Final declaration (PDF format)
Arabic: programme, concept, list of questions, final declaration
Russian: programme, concept, list of questions, final declaration
Spanish: programme, concept, list of questions, final declaration
On 22-24 January 2009, the Constitutional Court of the Republic of South Africa and the Venice Commission of the Council of Europe hosted the World Conference on Constitutional Justice on the topic “Influential Constitutional Justice - its influence on society and on developing a global jurisprudence on human rights” in Cape Town. This event coincided with the 60th anniversary of the Council of Europe and the Universal Declaration of Human Rights.
The organisers are grateful for the support of the Ministry for Justice and Constitutional Development of South Africa, the Government of Norway and the North South Centre of the Council of Europe. The organisers would also like to acknowledge the significant role played by the regional and linguistic groups in the preparation of the Conference, in particular during the preparatory meetings held in Vilnius, Seoul and Algiers.
Participants from 93 Constitutional Courts, Constitutional Councils and Supreme Courts with constitutional, including human rights jurisdiction participated in this Conference.
The World Conference brought together for the first time Courts and Councils, which belong to the following various regional or linguistic groups:
• Asian Constitutional Courts
• the Association of Constitutional Courts using the French Language (ACCPUF)
• Commonwealth Courts
• the Conference of Constitutional Control Organs of Countries of Young Democracy (CCCOCYD)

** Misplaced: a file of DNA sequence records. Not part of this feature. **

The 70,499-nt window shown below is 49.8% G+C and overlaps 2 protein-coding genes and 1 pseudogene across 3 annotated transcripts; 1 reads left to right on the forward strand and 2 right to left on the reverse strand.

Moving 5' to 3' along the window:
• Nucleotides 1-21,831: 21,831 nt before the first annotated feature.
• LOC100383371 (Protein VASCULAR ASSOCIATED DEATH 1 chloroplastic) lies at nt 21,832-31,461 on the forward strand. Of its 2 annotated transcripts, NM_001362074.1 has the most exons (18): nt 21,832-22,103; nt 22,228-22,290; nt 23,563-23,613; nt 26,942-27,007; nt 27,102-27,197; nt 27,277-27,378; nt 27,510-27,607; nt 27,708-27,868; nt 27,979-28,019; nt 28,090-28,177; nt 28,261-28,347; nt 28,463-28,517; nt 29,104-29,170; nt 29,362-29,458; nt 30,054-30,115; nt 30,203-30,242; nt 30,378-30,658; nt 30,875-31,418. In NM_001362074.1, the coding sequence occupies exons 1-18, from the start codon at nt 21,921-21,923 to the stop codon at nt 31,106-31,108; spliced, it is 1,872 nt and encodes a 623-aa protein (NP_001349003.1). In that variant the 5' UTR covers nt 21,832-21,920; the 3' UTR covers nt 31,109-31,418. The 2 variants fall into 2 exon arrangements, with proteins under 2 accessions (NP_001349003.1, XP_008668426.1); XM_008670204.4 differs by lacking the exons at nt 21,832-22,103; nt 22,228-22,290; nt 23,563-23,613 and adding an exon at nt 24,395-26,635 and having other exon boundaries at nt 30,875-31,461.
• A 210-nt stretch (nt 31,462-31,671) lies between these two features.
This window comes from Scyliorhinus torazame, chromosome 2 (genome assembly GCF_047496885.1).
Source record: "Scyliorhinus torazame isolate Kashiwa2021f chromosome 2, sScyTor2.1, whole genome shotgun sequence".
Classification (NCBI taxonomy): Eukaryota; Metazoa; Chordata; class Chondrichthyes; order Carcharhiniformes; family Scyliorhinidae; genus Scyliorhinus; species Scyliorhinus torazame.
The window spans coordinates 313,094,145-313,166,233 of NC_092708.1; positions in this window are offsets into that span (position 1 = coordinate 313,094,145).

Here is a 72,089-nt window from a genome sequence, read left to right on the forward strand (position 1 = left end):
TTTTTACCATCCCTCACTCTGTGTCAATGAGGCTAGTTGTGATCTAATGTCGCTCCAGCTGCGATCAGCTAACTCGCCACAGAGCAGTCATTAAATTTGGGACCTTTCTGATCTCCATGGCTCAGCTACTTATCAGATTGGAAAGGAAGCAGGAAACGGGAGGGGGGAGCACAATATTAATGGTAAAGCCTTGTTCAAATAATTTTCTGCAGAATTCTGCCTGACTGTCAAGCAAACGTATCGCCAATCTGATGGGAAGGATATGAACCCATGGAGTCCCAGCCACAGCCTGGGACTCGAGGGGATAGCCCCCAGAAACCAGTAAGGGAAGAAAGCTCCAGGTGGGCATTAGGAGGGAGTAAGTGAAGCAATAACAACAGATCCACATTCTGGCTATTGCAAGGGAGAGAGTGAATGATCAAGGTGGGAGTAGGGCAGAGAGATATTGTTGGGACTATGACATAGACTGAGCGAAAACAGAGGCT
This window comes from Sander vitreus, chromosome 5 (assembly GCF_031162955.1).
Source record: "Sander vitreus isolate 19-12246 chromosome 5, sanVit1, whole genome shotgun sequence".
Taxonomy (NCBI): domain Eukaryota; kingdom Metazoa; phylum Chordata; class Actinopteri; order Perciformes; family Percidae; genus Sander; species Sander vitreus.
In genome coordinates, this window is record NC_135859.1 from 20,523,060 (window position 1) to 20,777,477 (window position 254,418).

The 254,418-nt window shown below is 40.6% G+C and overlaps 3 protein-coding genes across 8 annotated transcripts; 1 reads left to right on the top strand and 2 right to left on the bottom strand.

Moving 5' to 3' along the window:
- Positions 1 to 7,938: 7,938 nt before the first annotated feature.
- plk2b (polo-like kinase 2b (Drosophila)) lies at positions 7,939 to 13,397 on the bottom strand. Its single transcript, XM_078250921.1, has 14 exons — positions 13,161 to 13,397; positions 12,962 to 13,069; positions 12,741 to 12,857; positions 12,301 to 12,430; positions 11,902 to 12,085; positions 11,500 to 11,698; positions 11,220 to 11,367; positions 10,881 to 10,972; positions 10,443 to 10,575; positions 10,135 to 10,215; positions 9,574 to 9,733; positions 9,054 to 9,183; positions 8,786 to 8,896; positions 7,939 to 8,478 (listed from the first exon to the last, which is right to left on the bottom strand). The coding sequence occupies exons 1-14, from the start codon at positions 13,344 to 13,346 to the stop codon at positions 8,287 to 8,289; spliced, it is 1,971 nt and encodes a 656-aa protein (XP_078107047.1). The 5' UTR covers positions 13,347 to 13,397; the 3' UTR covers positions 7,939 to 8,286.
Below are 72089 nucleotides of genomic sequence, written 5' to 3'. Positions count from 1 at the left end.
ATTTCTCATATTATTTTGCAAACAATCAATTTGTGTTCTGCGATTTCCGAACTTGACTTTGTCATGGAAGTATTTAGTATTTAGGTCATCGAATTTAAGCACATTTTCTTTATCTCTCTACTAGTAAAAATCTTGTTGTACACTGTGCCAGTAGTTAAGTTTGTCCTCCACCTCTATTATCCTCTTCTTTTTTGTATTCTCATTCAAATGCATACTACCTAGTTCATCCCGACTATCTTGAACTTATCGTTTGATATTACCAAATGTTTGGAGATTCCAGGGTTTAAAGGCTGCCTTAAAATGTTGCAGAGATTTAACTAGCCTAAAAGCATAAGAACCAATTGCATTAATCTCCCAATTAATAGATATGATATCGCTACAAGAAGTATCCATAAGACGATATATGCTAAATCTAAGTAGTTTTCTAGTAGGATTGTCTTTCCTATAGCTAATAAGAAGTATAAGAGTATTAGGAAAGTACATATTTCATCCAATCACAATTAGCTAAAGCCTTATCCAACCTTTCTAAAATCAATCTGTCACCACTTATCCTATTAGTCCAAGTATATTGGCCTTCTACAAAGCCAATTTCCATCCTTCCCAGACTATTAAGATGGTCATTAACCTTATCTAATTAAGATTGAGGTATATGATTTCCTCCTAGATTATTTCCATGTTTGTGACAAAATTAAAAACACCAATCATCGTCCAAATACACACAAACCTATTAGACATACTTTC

• the Conference of European Constitutional Courts (CECC)
• the Ibero-American Conference on Constitutional Justice (CIJC)
• the Southern African Judges Commission (SAJC)
• the Union of Arab Constitutional Courts and Councils (UACCC)
• the group of Portuguese-speaking Courts.
The World Conference concluded that constitutional justice is a key element in fostering and deepening the basic values enshrined in the Constitutions that form the basis of the work of the Courts and Councils which participated in the World Conference. Their decisions have a decisive impact on society.
The participants of the Conference underlined the paramount importance of the respect for human rights in all parts of the World and insisted that governments must implement international human rights instruments.
The presentations and discussions at the World Conference showed a common concern for the defence of human rights and the rule of law, both on a regional and a global level. One element identified as being at the heart of this jurisprudential trend is the unifying force of the Universal Declaration on Human Rights and the UN Covenants. Other elements are the decisions of regional Courts such as the European Court of Human Rights, the Inter-American Court of Human Rights or the African Court of Human Rights. Mutual inspiration is also increasingly drawn from the case-law of peer Courts of other countries and even other continents, which gives rise to cross-fertilisation between the Courts on a worldwide scale. While constitutions differ, the basic principles underlying them, in particular the protection of human rights and human dignity and respect for the Constitution and the rule of law, form a common ground. Legal reasoning in respect of the application of these principles in one country can be a source of inspiration in another country, notwithstanding the differences in their Constitutions.
Consequently, the exchange of information and experience between the Courts and Councils should be reinforced on a regional and global basis. The participants of the World Conference endorse and support the regional and linguistic groups and call upon their members to use the tools for exchange of information and experience provided by the Venice Commission, notably the CODICES database (www.CODICES.coe.int) and the on-line Venice Forum.
The participants agreed on the value of the present World Conference. They entrusted a Bureau, composed of the Presidents of the regional groups and the three Courts which hosted the preparatory meetings, assisted by the Venice Commission, with the goal of organising a second World Conference on Constitutional Justice within three years. The Bureau is also entrusted with making proposals for the establishment of a World Association open to the Courts belonging to the regional or linguistic groups.